Featured in the Lakeshore Weekly News
Ten years ago, I approached a local editor with the idea of me writing a column called “Outside the Box.” I wanted to write about fun and different things I experienced around the Lake Minnetonka area, as well as my thoughts on different topics I hoped might resonate with others in the community.
Writing was not my background, but it was and is my passion. I didn’t study it in school, nor did I have a degree of any kind. What I had was a desire to share. I also had crappy health insurance, making therapy hard to come by, not to mention I was in Scientology, where counseling outside of the church was not an option. My column became my therapy.
It has made me realize something about life and balance. The idea that we can achieve an equal balance between work, family our personal lives, hobbies, etc. is a myth. We are told we can “Have it all or do it all!” But who decides what the “all” is for us? What if what I want out of life is different from what you want?
If we are giving our all as moms, we often feel our partners are being ignored. If we are giving our all at work, we often feel our families are getting the short end of the stick. If we give ourselves the breathing space to practice self-care, we often feel guilty about what is not being done.
Why do we feel this guilt? I think it is because we use the lives and perceived success of other people as a yardstick for our own happiness and success. When in truth, we are all out of balance. But, why is that a bad thing?
We have been raised to believe the pursuit of balance between all parts of our lives is what we should strive for. Balance work, a home life, personal life etc. This is a myth we have been spoon fed for years. Pursuing this unobtainable myth is what causes us stress over things that are not life or death.
Who decided these things could be or should be a balance? There is no equal balance between home and work. To me, success in managing my life looks more like a seesaw. Sometimes one side is up, while sometimes one side is down, but both are having a heck of a good time along the way.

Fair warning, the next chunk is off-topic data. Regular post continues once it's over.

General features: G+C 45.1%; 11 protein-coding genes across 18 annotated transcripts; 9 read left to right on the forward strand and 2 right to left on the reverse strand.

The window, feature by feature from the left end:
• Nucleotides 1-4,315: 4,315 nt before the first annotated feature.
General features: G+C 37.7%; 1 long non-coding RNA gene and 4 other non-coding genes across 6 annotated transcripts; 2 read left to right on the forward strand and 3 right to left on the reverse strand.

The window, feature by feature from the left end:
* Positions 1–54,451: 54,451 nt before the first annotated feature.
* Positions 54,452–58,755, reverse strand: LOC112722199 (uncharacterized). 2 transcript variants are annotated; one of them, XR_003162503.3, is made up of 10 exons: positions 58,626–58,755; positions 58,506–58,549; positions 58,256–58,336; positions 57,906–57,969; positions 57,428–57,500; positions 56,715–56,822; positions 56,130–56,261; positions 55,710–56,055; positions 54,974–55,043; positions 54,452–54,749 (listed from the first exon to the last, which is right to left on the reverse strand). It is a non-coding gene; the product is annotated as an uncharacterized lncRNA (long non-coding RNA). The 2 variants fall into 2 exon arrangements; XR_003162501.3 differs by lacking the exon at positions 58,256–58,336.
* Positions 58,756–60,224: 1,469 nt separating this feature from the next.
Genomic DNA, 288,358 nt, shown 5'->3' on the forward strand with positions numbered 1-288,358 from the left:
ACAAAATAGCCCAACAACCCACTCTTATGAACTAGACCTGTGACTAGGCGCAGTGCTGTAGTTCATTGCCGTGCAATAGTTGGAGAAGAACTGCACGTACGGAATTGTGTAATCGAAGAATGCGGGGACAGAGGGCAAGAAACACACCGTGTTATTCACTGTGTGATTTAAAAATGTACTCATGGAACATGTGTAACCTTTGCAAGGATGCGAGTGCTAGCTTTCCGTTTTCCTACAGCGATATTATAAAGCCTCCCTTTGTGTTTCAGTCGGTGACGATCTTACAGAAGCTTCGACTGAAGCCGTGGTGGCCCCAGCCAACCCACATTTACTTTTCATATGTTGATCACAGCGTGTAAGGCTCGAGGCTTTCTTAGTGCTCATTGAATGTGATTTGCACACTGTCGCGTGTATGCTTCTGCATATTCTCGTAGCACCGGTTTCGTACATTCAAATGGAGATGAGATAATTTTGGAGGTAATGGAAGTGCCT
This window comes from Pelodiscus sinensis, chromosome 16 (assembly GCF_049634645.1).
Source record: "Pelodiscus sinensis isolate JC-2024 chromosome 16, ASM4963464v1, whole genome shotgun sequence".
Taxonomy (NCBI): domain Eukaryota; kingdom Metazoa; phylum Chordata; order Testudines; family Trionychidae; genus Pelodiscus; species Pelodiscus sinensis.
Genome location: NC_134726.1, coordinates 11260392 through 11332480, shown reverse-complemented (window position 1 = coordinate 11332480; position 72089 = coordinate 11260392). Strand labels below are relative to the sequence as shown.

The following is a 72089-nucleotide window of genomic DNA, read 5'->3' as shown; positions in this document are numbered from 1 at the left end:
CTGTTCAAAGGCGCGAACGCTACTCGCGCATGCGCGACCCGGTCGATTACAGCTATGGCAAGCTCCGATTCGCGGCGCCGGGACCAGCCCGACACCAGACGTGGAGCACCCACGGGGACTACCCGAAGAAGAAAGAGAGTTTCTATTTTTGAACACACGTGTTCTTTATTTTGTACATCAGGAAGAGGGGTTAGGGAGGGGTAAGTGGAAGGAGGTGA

My life may not look balanced to someone else, but I’m managing that seesaw and enjoying it. I’m busier than I’ve ever been, but I’m also happier as well. Sometimes I want to stay on the higher end of the seesaw and I do. Sometimes it works better for me to raise up the other side, or sometimes to even maintain a period of temporary balance as we teeter only slightly up or down. Other times someone is being thrown from the seesaw.
My point is, my life or your life is not a failure because we don’t achieve balance by someone else’s standard. In years past I’ve made parenting choices that some cringe at, but for me it is what I needed to do to maintain the overall health of my seesaw. When my third child graduated from Minnetonka High School I live-streamed the graduation from the comfort of my own home rather than go. It worked for him, it worked for me and it worked to maintain the overall health of my seesaw.
The other day my oldest who is now 28 years old, told me that as an adult she now understands more and appreciates why I didn’t go to every game or event for each of my kids. For one, it was at times physically impossible but also, she understands now how managing your own life means sometimes doing what you need to do for your own sanity and physical health.
As someone with two auto-immune disorders, my physical energy each day has an expiration. Unlike Cinderella, my carriage doesn’t last till midnight before turning into a pumpkin. My quality of life today and in the long term depends hugely on maintaining what I need to for my health.
So, yes, I didn’t go to everything my kids did, even when I could have, for no other reason than I just didn’t want to. Guess what? Not one of my kids (knock on wood) turned out to be a serial killer. What they did turn out to be are adults who understand that they march to the beat of their own drum. There were and continue to be times I choose my side of the seesaw because I know in the long run it is what is best for everyone. This is a valuable lesson for all of us.
Often our kids don’t need us as much as we think they do. They are much more capable of handling their own lives than many of us give our kids credit for. Sometimes they need to experience failure to learn success. They need to experience loss and sadness to appreciate joy and fulfillment. You are not a failure as a parent because you didn’t prevent your child from experiencing loss or sadness. Our job is to empower them with the tools for them to learn from their experiences and create something new. Not wait for someone else to save the day.
Life is one big seesaw of ups and downs. The key is to enjoy the ups and learn from the downs. No one but you gets to decide or dictate what balance looks like for you or your household. Not the media, not your peers, family or even me.
When we stop chasing the myth of balance and start focusing on what is truly important for each of us, then we are on to something. Stop using anyone else as a yardstick to measure your own life by. They don’t live your life and you don’t live theirs. You build your own seesaw and you ride it however works best for you and yours.
My adventures in living life perfectly imperfect are featured in the Sun Sailor, The Lakeshore Weekly News and South Lake Neighbors Magazine.